Cinema 40 utilizes monolithic amplifier construction, meaning each amplifier channel comes with its own amplifier PCB, instead of one single amplifier PCB for all channels providing better performance against crosstalk and vibration.
Cinema 40 incorporates more acoustic treatment for audio tuning, copper screws on the back panel, etc.
Cinema 40 employs 7 HDMI inputs vs. 6 HDMI inputs of Cinema 50 (All inputs support up to 8K40, 4K120 on both models).
Aluminum and a large trap door design (face plate) providing access to A large 2 line FL display and cursor keys under the trap door allowing CINEMA 40 users to configure the receiver using only front panel keys and a large 2 line display. (the CINEMA 50 also support aluminum and trap door design but does not support a large FL display and setup buttons on the front panel)
Cinema 40 has 3 source/3 zones vs 2 source/2 zones of Cinema 50.
Cinema 40 has 3 trigger outputs vs. 2 of Cinema 50.
Cinema 40 has 1 component and 1 composite video input while the Cinema 40 does not.
The CINEMA Series Complete Lineup Will Consist Of:
AV 10 and AMP 10: The CINEMA Series’ apex products, the AV 10 and AMP 10 provide the ultimate foundation to your home theater. Built on the Marantz exclusive HDAM technology, the AV 10 and AMP 10 work together create an elite, reference-level entertainment system, with the 16-channel amplification of the AMP 10 perfectly matched by the discrete circuitry and seven HDMI inputs of the AV 10. Seamlessly in sync, the duo brings the best of cinematic sound home to you.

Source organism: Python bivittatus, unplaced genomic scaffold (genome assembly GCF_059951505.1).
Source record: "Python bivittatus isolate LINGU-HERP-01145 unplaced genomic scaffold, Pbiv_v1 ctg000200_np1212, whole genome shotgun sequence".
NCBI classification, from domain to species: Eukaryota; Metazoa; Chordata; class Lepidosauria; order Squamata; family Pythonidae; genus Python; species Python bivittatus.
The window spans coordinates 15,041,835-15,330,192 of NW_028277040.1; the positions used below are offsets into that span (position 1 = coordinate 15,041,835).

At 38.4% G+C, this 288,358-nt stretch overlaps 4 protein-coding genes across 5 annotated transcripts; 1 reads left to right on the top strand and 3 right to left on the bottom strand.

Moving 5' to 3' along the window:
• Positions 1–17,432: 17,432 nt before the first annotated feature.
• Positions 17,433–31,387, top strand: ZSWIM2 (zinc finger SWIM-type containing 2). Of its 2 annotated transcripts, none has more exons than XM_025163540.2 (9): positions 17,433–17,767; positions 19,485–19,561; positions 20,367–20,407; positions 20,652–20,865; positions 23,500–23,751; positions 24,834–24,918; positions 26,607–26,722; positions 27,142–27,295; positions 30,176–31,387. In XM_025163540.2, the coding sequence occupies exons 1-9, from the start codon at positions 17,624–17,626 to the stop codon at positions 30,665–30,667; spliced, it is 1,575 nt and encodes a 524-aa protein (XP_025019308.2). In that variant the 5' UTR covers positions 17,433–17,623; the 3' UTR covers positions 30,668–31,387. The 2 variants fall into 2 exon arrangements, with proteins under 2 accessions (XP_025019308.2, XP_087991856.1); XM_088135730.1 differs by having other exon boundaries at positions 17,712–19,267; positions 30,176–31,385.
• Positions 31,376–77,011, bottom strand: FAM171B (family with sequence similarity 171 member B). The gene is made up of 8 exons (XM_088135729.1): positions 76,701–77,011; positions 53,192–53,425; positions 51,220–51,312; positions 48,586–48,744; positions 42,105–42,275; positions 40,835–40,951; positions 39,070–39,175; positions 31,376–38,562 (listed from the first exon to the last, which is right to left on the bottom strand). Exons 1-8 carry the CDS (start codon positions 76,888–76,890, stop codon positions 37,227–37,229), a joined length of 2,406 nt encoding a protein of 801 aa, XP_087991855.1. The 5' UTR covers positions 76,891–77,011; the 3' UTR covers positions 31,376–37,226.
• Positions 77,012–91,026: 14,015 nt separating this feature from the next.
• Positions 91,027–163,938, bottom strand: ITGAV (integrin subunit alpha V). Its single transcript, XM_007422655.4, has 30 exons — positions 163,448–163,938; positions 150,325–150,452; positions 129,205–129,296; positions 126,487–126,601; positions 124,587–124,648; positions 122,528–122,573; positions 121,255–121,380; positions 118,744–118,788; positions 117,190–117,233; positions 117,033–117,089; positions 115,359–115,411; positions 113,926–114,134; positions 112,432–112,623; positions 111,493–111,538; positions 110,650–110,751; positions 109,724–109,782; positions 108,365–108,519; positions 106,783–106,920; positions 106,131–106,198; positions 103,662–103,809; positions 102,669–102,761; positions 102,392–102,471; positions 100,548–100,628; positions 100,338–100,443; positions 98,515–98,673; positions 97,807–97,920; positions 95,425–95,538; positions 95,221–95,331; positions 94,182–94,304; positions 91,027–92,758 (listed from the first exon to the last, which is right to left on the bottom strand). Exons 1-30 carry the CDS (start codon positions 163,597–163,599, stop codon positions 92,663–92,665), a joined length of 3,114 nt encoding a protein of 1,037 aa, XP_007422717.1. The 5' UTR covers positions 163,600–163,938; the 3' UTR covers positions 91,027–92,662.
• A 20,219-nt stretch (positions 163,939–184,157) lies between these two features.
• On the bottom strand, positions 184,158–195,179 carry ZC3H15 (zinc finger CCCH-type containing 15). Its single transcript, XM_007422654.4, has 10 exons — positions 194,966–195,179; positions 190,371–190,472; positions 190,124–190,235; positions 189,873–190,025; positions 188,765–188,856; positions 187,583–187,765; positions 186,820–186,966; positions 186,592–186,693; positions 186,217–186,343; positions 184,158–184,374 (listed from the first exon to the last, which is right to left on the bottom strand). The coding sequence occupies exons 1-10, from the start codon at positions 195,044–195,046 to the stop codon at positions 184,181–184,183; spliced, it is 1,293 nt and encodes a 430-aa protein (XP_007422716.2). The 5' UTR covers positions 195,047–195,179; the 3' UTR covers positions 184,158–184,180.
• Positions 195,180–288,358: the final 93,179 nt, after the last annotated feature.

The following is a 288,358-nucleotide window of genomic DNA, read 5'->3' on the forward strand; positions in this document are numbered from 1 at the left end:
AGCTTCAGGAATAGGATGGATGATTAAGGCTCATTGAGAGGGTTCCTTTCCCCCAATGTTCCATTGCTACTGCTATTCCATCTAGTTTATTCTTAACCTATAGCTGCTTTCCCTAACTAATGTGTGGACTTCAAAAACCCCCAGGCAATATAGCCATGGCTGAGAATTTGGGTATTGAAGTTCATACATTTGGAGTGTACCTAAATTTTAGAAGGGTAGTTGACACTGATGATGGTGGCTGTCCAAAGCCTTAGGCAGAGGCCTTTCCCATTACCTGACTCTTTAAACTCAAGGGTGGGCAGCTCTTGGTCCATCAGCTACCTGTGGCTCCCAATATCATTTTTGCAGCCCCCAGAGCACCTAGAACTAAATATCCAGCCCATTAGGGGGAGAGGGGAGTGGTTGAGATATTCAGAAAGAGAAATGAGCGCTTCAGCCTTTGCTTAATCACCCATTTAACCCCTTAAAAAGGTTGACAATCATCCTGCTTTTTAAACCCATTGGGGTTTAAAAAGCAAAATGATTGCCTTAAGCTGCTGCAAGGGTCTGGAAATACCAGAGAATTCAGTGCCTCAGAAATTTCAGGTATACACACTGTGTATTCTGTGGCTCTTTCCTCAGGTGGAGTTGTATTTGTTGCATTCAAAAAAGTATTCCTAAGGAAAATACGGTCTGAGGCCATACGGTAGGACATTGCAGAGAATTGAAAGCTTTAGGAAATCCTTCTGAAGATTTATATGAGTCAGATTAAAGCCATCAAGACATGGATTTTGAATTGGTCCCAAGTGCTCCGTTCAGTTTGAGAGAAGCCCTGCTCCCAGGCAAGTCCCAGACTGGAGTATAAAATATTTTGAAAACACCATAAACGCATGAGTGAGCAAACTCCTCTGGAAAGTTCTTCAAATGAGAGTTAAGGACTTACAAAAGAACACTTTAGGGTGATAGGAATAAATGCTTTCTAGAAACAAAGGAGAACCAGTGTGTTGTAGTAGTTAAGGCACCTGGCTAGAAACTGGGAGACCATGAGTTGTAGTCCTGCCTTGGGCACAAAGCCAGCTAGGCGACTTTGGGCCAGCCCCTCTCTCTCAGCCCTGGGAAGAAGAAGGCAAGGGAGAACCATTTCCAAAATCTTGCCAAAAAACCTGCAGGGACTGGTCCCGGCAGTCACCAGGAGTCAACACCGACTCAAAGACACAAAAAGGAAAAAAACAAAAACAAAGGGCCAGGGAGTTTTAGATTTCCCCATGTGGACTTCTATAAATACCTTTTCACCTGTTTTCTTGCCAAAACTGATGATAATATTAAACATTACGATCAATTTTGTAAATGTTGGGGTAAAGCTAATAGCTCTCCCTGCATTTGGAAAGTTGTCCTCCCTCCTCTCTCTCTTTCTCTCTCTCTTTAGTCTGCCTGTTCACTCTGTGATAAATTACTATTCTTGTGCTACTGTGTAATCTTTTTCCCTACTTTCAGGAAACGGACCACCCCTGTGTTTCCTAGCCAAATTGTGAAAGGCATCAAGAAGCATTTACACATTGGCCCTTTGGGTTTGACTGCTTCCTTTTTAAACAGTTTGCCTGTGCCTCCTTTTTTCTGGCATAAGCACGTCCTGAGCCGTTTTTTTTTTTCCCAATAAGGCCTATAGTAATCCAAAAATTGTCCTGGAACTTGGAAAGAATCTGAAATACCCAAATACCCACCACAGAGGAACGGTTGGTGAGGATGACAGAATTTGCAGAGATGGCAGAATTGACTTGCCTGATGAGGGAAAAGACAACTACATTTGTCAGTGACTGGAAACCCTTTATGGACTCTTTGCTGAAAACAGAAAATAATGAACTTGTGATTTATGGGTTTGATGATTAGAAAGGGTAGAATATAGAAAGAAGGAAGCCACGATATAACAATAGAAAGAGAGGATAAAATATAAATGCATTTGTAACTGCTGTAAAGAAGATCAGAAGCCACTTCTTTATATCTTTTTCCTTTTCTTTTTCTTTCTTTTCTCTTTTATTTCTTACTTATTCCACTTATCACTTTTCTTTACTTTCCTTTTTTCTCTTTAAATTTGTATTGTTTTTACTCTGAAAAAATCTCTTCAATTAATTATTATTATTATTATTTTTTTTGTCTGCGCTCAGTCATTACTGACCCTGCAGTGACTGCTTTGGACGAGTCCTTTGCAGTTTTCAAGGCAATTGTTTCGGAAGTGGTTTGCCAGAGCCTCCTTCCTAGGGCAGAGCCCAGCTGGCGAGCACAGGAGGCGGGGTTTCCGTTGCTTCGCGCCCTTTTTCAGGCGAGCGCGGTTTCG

CINEMA 40: The Marantz Cinema 40 is a 11.4 channel processor, with nine channels of 125-watts per channel amplification premium AVR, ideal for a fully dedicated and immersive home theater proving to be the ultimate movie experience. The aluminum front panel is pure luxury to the touch and that extends to every aspect of its build. Full Audyssey MultEQ and future software upgrade to Dirac is supported for this model. This model does support 11.4CH preouts in case you later decide to add external amplification.
CINEMA 50: The Marantz Cinema 50 is a 11.4 channel processor, with nine channels of 110-watts per channel amplification AVR, perfect for discerning movie and music enthusiasts seeking to create an immersive home theater with rich tonal qualities and lifelike dynamics. Full Audyssey MultEQ and future software upgrade to Dirac is supported for this model. This model does support 11.4CH preouts in case you later decide to add external amplification.
CINEMA 60: The Marantz Cinema 60 is a 7.2 channel, with 100-watts per channel amplification 8K AVR that is ideally suited for dedicated home theater applications as well as multi-purpose media rooms of any size. Audyssey MultEQ is on board but No Dirac support for this model. This model does support 7.1CH preouts in case you later decide to add external amplification.
CINEMA 70s: The Marantz Cinema 70s (MSRP: $1,199; replaces the NR1711) is a slim 7.2 channel, with 50-watts per channel amplification 8K AVR that is ideally suited for smaller living spaces, compact media consoles or crowded A/V racks. Audyssey MultEQ is on board but No Dirac support for this model. This model does support 7.1CH preouts in case you later decide to add external amplification.
What We Think...